Alternately, fluorescent compounds, such as fluorescein and rhodamine, may be chemically coupled to antibodies without altering their binding capacity. When activated by illumination with light of a particular wavelength, the fluorochrome-labelled antibody adsorbs the light energy, inducing a state of excitability in the molecule, followed by emission of the light at a characteristic color visually detectable with a light microscope. As in the EIA, the fluorescent labelled antibody is allowed to bind to the first antibody-hapten complex. After washing off the unbound reagent, the remaining tertiary complex is then exposed to the light of the appropriate wavelength, the fluorescein observed indicates the presence of the hapten of interest. Immunofluorescence and EIA techniques are both very well established in the art and are particularly preferred for the present method. However, other reporter molecules, such as radioisotope, chemilluminescent or bioluminescent molecules, may also be employed. It will be readily apparent to the skilled technician how to vary the procedure to suit the required purpose. It will also be apparent that the foregoing can be used to detect directly or indirectly (i.e., via antibodies) Lol p Ib protein of this invention.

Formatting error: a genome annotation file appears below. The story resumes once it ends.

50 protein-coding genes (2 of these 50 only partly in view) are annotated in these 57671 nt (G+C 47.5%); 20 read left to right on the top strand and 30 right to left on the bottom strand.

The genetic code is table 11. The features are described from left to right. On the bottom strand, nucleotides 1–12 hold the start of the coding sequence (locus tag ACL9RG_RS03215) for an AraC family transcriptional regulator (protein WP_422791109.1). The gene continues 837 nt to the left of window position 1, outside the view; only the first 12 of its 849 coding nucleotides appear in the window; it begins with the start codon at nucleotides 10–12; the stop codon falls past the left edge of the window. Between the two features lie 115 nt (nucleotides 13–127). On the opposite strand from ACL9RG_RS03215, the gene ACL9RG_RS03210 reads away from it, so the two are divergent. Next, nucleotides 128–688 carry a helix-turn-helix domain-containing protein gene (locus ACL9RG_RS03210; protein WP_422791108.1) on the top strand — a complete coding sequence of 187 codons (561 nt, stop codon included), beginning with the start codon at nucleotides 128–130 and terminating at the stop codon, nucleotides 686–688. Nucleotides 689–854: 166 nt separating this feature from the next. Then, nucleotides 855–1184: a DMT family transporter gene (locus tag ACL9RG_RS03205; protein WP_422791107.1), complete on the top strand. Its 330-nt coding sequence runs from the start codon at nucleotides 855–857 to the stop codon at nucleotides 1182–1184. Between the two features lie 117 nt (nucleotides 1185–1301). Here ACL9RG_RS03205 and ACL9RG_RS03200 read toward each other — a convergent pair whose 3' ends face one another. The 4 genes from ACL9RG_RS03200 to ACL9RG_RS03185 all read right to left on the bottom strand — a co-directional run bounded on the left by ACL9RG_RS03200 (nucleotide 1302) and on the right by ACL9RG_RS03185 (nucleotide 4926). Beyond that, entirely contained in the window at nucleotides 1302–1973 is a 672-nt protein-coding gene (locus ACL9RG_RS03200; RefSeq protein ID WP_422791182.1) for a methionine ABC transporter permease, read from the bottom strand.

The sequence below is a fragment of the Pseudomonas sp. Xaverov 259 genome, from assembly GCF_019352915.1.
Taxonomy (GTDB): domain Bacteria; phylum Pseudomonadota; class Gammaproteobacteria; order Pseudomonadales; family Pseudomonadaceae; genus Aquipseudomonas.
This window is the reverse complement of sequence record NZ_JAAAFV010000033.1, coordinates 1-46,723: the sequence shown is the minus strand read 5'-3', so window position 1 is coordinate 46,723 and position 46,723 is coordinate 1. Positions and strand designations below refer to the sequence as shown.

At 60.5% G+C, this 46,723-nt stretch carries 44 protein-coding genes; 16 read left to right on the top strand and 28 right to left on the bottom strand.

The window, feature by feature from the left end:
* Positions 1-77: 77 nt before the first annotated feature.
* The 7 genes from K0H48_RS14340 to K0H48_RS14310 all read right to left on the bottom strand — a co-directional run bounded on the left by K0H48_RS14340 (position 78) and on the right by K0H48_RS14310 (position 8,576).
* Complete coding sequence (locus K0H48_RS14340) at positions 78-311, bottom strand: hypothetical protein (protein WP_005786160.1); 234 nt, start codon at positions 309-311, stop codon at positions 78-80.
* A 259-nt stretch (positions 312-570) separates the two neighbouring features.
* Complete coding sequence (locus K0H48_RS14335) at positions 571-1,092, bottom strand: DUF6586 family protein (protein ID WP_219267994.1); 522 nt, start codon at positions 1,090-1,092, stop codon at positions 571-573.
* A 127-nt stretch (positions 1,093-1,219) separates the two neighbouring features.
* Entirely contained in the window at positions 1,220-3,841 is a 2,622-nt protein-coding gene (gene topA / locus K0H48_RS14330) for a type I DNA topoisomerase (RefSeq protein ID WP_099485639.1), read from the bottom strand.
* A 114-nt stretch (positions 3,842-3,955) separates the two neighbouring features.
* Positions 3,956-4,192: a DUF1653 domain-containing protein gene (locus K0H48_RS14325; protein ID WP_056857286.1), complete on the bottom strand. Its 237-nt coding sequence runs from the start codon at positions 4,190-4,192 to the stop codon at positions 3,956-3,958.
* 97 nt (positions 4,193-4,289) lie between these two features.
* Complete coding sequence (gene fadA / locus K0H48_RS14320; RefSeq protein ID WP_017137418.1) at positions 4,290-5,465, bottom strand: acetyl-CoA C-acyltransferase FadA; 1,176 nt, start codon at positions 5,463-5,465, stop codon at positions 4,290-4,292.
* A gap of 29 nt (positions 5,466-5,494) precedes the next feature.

Accordingly, one aspect of the present invention provides a method of detecting Lol p Ib or a derivative or homologue thereof or an allergenic protein immunologically reactive with said Lol p Ib or derivatives or homologues present in serum, tissue extract, plant extract or other biological fluid comprising the steps of containing said serum, extract or fluid to be tested with an antibody to said Lol p Ib protein for a time and under conditions sufficient for an allergenic protein-antibody complex to form and subjecting said complex to a detecting means. The present invention also provides a method of detecting an antibody to an allergenic protein from pollen of the family Poaceae (Gramineae) in serum or other biological fluid comprising contacting said serum or fluid with a Lol p Ib protein, or derivative or homologue thereof, or its antigenic derivative for a time and under conditions sufficient for an antibody-Lol p Ib complex to form and subjecting said complex to a detecting means. The latter complex may be detected by the Lol p Ib protein having attached thereto a reporter molecule or by addition of a second antibody labelled with a reporter molecule.